The section of bronzes and ivories is very remarkable. The realism of the Japanese has been given free rein here. The naturalness of their statues is inimitable. The bronzes generally look great. The ivories are distinguished above all by the grace and charming familiarity of the subjects treated: in this last genre, nothing has ever been done better than the delightful figures of children and old men by Mr. Watanabe, and it would be difficult to surpass the Peasant at work, VAïno attacked by an Eagle and the Peasant woman shelling rice by the bronze founder Kaneka Kanejiro. Also noteworthy are some fine specimens of bronze exhibited by Mr. Shima Sahei, a magnificent Eagle with spread wings by the firm of Lamanaka, and a singular Combat of two Samurai by the firm of Miyagawa.
I have reserved the silk and velvet fabric industry for the end of this too brief review and am tempted to give it the prize; indeed, of all the Japanese industries represented in Liege, it is the most decorative in the true sense of the word, and therefore the most truly Japanese; and it is also the one that the great Japanese artists, draughtsmen and colourists, have stamped most strongly with their originality.
Realistic observation of nature, sovereign elegance, incredible refinements in the research of forms and colours, all Japanese art is summarised in these marvellous fabrics.
The skill of the craftsman's hand is pushed to a point that has not been equalled. Two processes are mainly used: silk embroidery with feathers and velvet pinning; this last process consists of dyeing a piece of velvet from one side to the other, reserving the contours of the design; the operation is repeated as many times as there are different tones to be reproduced. Plumetis embroidery is more vivid and sharper, while pin velvet is softer and more nuanced. Both methods have produced splendid results. Three Tokio firms must be singled out: the S. lida Takashimaya firm, the Mishimura Sazaémon firm and the Tanaka Rishichi firm.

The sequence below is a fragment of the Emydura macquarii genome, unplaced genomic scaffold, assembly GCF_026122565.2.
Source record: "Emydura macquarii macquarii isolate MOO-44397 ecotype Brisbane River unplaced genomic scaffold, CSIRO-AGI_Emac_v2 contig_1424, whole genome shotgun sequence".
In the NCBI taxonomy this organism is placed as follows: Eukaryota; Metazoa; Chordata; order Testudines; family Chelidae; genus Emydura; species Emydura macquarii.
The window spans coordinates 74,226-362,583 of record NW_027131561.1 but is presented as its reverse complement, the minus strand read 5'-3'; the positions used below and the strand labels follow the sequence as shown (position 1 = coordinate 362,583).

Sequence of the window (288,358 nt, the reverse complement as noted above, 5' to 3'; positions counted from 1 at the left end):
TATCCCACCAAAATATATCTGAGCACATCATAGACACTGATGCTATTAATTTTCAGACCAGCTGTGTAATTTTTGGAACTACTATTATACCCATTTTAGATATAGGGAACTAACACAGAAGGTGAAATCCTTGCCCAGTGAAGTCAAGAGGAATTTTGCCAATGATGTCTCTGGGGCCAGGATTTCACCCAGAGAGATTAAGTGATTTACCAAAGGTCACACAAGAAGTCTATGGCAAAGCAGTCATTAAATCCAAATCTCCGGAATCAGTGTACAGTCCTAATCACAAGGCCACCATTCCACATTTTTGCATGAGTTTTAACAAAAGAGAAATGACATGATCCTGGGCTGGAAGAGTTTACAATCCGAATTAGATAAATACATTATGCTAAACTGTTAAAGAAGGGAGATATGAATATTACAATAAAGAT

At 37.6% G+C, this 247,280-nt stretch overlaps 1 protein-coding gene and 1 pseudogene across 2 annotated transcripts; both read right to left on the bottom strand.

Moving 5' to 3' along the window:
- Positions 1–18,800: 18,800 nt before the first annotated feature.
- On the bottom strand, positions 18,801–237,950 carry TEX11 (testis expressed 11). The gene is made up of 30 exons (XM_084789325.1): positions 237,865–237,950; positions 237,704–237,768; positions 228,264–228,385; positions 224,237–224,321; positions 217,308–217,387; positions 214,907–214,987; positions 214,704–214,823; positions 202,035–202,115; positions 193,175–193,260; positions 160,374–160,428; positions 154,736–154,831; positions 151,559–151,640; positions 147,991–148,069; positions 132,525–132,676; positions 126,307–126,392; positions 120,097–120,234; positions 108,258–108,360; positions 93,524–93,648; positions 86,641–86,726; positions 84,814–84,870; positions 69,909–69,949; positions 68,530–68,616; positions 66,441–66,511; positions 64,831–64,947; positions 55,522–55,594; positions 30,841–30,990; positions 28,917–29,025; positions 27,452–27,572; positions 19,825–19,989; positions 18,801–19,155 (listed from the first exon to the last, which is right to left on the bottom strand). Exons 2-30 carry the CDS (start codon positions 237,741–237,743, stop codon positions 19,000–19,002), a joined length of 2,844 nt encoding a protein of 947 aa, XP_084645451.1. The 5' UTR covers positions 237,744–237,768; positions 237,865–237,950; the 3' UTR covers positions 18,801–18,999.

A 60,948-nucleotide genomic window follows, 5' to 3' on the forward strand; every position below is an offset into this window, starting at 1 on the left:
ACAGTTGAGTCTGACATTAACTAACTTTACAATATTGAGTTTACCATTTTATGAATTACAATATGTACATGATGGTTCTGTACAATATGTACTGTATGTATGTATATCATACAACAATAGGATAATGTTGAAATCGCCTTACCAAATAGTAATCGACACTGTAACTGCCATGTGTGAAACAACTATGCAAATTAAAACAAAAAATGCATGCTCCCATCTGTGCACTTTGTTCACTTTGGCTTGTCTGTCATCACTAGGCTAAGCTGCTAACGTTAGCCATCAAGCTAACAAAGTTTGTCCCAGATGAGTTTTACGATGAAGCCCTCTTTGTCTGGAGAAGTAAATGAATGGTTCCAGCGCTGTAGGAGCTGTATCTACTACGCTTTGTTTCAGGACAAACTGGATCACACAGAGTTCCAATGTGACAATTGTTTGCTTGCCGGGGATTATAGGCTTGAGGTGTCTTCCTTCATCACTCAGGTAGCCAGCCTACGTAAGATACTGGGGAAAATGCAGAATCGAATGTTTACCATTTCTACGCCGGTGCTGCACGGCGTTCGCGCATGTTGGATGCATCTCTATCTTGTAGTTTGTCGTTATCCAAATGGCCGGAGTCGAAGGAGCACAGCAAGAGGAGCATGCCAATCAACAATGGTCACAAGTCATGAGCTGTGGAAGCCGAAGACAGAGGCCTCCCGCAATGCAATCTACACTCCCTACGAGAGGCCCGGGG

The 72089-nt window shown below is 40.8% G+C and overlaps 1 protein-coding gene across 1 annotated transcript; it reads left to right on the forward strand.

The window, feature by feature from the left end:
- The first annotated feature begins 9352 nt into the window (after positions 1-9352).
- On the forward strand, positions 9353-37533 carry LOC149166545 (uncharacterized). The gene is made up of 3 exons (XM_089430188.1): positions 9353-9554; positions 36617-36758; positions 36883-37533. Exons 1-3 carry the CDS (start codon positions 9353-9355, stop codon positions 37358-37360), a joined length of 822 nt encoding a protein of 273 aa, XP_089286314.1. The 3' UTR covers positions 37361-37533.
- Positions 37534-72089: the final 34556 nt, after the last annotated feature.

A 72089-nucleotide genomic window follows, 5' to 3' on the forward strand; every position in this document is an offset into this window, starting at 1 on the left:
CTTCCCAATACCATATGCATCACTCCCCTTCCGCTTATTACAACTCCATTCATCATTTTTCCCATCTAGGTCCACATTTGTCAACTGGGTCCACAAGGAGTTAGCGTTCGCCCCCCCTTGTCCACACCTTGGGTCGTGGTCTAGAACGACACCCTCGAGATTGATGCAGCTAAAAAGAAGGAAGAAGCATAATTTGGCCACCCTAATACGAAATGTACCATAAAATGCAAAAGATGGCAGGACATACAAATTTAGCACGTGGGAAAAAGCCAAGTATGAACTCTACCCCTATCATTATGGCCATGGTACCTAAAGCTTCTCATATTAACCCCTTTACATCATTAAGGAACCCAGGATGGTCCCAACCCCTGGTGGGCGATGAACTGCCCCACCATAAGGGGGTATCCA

Of the first, I will limit myself to a four-metre high "painting" in pinned velvet, representing a flight of herons on the sea, a composition of beautiful allure, very soft in colour, very realistic in interpretation.
At Tanaka's, an enormous Lion in the moonlight, embroidered with plumetis, attracted all eyes: the animal is placed in front and climbs a steep rock, whose silhouette can be guessed in the night: the head and the chest stand out on a black background; in a corner, on the right, a bush coloured with blood From the same house, several other surprisingly well executed night effects with feather dots: a tiger in the tall grass, a woman with a barely faded silhouette, a screen with four lunar landscapes.
Further on, another screen, yellow and pink chrysanthemums on a blue background and a pair of beautiful black silk curtains also embroidered with brightly coloured chrysanthemums.
Mishimura, however, outshines both firms. Its Tiger in the Snow, in pinstripe velvet, is a masterpiece of observation and colour; the most realistic painting would not give more relief, and never has life been better felt:
Three landscapes in plumetis, two waterfalls and a flooded forest edge, almost give the illusion of nature; the third of these works, especially, is exquisite by the delicacy of its gradated tones.
What can be said of the delicate interior dresses - golden chrysanthemums on pink satin, yellow and purple irises on turquoise silk, - the magnificent screen with peacocks, the Pigeons on cherry branches and the two small paintings in plumetis: the Pheasant and the Three horse heads? This is the last word in Japanese decorative art: one could not charm the eye more with elements faithfully borrowed from the outside world.
I will end with a special mention of the Kawashima house in Kyoto and its Hundred Flowers and Hundred Birds Room: the four hand-woven silk wall hangings and the feather-duster embroidered vellum are, from a decorative point of view, some of the best productions of this room. Here again, the execution leaves nothing to be desired. One noteworthy detail: the floral decoration on the walls contains one hundred different species of flowers, and the birds on the ceiling of the vellum are also one hundred in number. The room for which it is intended is no less than 24 feet long, 20 wide and 10 high, and years of study and work were required to complete this magnificent ensemble; 4,000 species of silk were used.
The foregoing review does not claim to be complete. I have sought to establish only one thing: that the Japanese, in the midst of the most extraordinary and sudden transformations that a people has ever had to undergo, have been able to keep their personality intact; I have shown what they have done to remain themselves in the field of artistic industries: they have remained faithful to the traditions of their forefathers; they have guarded with jealous care their ancient national art.
The results they have achieved will perhaps inspire salutary reflections in the overweening innovators of our old Europe; - they will have had the effect, in any case, of making a favourable impression on the Belgians and of fostering closer relations between our country and the Empire of the Rising Sun.
©Livre d'Or de l'Exposition Universelle de Liège 1905